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Sun Apr 26 10:15:20 SAST 2015

Desperate mothers scalped for water at camp

GRAEME HOSKEN | 06 February, 2013 00:19
TTP2FLOODS05-04-02-2013-17-02-03-767-.jpg
Displaced Mozambicans

Swatting away flies, Cinesto Guvare argues loudly with a young woman.

The woman is desperate. She has missed the water truck and has nothing for her young family to drink.

Guvare, who runs a small business at the entrance of the Chakelane displaced peoples' camp, is not interested in her plight.

"Either you pay or you don't. Don't waste my time, there are others here," he shouts.

In front of Guvare's four 10-litre buckets of ice-cold water is a line of mothers, several of them pregnant. The heat is scorching and people are desperately thirsty.

More than 60000 people are living at the camp after floods devastated southern Mozambique, killing 80 people and displacing nearly 200000 two weeks ago.

A few metres from Guvare, other merchants run the same lucrative business: selling water that they get young children to collect.

"I am not ashamed . it is business and business is good," says Guvare. "I sell small cups of water for 30meticais (R10) . "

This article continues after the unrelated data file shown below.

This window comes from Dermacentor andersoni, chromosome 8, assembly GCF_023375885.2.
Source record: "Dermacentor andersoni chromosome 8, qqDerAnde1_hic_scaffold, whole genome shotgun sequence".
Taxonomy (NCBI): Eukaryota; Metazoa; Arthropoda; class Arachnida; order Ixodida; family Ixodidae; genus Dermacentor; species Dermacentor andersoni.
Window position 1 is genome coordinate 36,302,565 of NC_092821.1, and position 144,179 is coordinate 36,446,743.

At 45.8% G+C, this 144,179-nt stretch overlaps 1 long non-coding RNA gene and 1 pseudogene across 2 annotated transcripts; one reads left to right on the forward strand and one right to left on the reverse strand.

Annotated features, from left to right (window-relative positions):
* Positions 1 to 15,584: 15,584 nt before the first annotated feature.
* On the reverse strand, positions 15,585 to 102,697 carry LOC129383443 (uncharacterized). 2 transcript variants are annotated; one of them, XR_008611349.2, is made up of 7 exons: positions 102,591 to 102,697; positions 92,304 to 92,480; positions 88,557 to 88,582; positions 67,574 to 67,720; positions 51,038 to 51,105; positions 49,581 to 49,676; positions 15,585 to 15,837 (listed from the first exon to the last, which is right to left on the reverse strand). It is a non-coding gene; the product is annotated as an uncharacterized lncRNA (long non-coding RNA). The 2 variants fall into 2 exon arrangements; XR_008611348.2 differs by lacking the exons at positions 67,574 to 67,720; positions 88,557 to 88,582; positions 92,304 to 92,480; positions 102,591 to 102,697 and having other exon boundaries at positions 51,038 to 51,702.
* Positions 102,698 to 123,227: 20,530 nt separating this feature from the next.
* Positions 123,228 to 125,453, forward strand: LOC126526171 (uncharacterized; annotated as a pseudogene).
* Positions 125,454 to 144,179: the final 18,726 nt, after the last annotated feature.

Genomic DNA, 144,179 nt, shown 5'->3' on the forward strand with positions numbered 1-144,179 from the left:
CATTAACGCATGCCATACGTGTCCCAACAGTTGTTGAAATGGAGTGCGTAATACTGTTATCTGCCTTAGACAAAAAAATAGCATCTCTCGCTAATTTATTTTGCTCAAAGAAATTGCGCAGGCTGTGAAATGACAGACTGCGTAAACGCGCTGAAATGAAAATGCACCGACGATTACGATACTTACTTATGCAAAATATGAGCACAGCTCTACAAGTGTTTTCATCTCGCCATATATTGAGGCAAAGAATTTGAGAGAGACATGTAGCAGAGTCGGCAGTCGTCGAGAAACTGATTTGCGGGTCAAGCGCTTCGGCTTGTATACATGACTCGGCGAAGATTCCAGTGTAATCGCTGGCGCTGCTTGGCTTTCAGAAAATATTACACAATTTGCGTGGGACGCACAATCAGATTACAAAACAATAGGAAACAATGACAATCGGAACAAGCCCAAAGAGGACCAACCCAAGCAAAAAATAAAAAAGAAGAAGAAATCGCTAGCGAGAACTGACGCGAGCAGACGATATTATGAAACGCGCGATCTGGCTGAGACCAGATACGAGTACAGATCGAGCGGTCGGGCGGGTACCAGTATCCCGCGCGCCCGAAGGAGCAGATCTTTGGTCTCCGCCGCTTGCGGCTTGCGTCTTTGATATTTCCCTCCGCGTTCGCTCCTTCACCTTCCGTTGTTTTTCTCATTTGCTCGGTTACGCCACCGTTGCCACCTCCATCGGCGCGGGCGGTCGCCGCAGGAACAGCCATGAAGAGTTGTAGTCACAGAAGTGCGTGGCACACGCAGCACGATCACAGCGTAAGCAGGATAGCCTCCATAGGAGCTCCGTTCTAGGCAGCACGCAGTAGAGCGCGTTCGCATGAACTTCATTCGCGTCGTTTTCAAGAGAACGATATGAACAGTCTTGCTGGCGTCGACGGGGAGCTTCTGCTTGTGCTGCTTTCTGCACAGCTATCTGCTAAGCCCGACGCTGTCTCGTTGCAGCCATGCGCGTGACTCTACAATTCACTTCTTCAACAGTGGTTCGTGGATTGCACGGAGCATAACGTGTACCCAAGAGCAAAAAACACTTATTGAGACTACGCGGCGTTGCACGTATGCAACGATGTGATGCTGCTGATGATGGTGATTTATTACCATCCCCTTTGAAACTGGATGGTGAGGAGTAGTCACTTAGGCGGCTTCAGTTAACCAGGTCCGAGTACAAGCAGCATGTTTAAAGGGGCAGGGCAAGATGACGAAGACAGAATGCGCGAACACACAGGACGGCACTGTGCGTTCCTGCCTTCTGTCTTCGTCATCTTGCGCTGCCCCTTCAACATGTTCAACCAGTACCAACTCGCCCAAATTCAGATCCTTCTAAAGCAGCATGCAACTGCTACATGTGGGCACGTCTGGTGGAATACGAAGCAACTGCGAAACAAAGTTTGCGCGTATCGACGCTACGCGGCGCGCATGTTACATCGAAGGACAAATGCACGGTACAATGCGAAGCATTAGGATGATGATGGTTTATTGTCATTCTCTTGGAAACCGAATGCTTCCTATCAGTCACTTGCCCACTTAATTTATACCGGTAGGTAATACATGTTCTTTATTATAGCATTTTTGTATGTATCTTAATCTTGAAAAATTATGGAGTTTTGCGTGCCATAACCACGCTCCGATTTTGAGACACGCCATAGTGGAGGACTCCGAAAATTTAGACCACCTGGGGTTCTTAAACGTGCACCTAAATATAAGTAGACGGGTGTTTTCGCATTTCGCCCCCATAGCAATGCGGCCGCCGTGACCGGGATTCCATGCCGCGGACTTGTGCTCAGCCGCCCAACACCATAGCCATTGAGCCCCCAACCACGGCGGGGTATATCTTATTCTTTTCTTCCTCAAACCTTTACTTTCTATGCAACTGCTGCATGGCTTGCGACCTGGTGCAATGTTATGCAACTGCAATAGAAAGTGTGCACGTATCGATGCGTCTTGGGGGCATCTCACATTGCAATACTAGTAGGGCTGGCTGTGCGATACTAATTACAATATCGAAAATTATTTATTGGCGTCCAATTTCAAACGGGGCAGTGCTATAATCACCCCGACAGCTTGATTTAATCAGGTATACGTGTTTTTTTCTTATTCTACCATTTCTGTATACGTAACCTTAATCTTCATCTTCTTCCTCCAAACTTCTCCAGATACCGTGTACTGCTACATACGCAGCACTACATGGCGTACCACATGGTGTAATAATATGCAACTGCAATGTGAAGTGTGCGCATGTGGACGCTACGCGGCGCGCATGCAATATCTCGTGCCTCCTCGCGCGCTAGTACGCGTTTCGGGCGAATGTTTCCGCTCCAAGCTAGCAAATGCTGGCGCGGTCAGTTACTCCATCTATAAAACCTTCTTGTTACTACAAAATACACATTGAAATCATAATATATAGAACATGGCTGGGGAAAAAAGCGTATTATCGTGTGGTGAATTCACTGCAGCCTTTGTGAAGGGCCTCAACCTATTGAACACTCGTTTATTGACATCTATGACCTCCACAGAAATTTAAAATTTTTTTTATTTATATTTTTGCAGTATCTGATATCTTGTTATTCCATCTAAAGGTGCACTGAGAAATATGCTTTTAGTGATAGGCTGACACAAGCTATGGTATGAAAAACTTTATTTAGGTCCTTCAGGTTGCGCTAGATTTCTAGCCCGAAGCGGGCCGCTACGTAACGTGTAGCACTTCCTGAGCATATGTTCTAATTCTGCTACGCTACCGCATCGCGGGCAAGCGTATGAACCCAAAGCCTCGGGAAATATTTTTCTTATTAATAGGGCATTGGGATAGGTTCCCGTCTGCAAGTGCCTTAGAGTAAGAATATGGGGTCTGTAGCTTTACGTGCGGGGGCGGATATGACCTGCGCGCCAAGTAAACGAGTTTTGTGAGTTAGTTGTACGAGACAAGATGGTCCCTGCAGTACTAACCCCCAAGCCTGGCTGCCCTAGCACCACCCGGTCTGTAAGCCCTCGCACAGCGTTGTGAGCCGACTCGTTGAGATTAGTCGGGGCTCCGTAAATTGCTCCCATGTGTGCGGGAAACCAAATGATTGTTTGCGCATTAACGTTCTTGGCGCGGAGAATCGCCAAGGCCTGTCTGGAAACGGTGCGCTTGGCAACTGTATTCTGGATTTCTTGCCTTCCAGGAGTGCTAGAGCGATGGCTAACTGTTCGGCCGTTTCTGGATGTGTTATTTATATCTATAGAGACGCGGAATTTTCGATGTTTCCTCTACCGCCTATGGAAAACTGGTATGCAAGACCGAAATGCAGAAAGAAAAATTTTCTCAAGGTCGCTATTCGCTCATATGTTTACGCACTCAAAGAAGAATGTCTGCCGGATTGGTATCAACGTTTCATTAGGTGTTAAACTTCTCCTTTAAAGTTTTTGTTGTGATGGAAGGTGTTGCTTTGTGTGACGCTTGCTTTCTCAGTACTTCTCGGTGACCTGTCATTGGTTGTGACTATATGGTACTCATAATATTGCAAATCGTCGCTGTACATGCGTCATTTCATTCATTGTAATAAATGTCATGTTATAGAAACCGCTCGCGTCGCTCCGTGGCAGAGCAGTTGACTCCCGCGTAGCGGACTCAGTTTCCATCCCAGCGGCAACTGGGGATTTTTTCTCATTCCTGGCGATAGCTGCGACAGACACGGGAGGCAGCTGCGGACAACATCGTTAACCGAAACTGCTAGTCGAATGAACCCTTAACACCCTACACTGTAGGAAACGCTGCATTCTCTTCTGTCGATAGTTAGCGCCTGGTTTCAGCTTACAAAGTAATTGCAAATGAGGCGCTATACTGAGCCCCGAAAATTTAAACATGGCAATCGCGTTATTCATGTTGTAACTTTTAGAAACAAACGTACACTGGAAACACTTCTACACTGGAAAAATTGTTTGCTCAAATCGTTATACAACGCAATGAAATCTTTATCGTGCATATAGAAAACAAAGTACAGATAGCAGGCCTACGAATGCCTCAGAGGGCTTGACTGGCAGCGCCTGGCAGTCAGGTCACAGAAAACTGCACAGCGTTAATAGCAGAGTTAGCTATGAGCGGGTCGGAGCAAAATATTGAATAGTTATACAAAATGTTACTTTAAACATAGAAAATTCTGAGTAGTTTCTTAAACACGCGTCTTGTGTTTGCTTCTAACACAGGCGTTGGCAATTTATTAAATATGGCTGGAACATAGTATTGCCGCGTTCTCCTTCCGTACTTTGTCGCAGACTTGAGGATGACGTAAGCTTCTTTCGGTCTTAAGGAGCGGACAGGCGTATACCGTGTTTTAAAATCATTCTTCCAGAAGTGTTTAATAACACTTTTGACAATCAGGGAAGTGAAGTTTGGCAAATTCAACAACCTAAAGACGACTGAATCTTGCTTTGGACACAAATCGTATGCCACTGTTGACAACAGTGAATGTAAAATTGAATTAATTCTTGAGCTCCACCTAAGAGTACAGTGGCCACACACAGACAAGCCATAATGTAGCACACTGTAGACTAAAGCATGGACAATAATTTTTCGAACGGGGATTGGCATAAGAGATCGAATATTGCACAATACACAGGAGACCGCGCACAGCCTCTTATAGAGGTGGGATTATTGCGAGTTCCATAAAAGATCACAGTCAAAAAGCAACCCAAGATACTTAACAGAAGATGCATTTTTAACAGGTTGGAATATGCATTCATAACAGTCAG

The traders, whose stalls are brimming with supplies, sell small tins of pilchards for 25MZM (R8), a bag of maize for 110MZM (R36), eggs at 6MZM (R2) each, a bar of soap for 300MZM (R100), charcoal for 400MZM (R133) and a small bottle of cooking oil for 250MZM (R83).

The average Mozambican family's annual income is R2 610.

"People will always come to me," says Guvare. "Not everyone here gets food and those who are really hungry will not wait for food to be delivered, which maybe happens once a day."

The camp, staffed by the UN and Red Cross, is the one from which South African humanitarian agency Gift of the Givers withdrew after discovering that its administrators and their families were on the list of aid beneficiaries.

"It is food from the UN . we get people to collect for us and then we sell it . we sell everything: food, oil, soaps, clothes, anything we can," says Guvare.

"Life is tough, even for us, but we have to survive and this is how we survive."

The woman he has yelled at eventually hands over a crumpled note, gratefully taking the cup, her young daughter gulping down the water.

Asked if he is not concerned about being caught selling aid that was intended to be free, Guvare says: "If I don't, someone else will, so it might as well be me."

Gift of the Givers founder Imtiaz Sooliman says his organisation delivers food direct to people in need.

"Though bartering will never be stopped, and we have no control over what people do with the aid once they receive it, we give direct to those in need and not administrators."

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